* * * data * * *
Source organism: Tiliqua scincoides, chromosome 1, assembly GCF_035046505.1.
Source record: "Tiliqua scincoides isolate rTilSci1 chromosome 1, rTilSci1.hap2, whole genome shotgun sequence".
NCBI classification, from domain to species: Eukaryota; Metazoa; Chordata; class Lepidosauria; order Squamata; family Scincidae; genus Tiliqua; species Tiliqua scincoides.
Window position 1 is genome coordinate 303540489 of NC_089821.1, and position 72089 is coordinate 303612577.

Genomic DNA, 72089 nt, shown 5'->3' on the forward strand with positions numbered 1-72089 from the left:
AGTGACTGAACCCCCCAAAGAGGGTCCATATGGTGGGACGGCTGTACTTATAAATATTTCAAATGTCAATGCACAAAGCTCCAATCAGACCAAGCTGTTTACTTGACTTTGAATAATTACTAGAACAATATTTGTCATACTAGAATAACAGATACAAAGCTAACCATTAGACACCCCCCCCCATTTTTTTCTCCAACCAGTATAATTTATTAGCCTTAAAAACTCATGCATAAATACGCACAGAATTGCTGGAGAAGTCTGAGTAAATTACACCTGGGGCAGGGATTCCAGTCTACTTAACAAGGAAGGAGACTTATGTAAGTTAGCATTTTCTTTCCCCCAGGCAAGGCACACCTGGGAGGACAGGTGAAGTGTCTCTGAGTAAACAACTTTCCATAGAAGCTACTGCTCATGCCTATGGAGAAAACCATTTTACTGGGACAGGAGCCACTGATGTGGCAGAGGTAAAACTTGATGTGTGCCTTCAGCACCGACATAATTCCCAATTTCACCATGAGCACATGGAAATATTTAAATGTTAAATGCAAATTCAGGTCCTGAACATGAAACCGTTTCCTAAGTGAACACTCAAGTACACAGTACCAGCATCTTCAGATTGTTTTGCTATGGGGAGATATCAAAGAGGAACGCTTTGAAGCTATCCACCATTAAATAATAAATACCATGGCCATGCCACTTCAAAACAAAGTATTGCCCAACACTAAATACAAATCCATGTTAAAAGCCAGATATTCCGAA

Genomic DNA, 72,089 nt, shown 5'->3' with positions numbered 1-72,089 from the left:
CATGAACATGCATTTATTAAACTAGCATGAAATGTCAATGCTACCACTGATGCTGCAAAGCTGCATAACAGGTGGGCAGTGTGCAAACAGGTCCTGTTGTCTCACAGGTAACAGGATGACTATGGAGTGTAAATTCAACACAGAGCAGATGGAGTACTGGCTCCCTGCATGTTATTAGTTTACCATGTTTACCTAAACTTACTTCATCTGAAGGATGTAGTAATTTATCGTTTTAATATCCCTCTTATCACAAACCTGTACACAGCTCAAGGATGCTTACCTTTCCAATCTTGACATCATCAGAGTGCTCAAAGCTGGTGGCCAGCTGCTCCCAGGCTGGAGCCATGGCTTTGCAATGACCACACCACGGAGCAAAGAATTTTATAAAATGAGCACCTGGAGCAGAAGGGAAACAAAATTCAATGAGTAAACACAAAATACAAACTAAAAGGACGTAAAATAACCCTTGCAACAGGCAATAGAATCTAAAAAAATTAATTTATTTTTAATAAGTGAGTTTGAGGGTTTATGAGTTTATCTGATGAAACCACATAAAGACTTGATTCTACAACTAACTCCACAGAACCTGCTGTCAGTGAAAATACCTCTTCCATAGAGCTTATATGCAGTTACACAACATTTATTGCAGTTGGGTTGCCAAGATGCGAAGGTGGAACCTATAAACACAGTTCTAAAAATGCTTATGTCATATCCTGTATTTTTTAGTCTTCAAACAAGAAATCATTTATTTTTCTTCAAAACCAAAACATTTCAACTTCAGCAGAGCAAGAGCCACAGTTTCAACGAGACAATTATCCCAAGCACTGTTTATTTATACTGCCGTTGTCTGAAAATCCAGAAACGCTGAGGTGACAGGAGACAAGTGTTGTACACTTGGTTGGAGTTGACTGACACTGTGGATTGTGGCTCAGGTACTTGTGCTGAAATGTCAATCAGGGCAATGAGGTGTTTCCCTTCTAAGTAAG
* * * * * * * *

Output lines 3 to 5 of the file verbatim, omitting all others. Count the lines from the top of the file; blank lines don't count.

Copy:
NCBI classification, from domain to species: Eukaryota; Metazoa; Chordata; class Lepidosauria; order Squamata; family Scincidae; genus Tiliqua; species Tiliqua scincoides.
Window position 1 is genome coordinate 303540489 of NC_089821.1, and position 72089 is coordinate 303612577.

Genomic DNA, 72089 nt, shown 5'->3' on the forward strand with positions numbered 1-72089 from the left: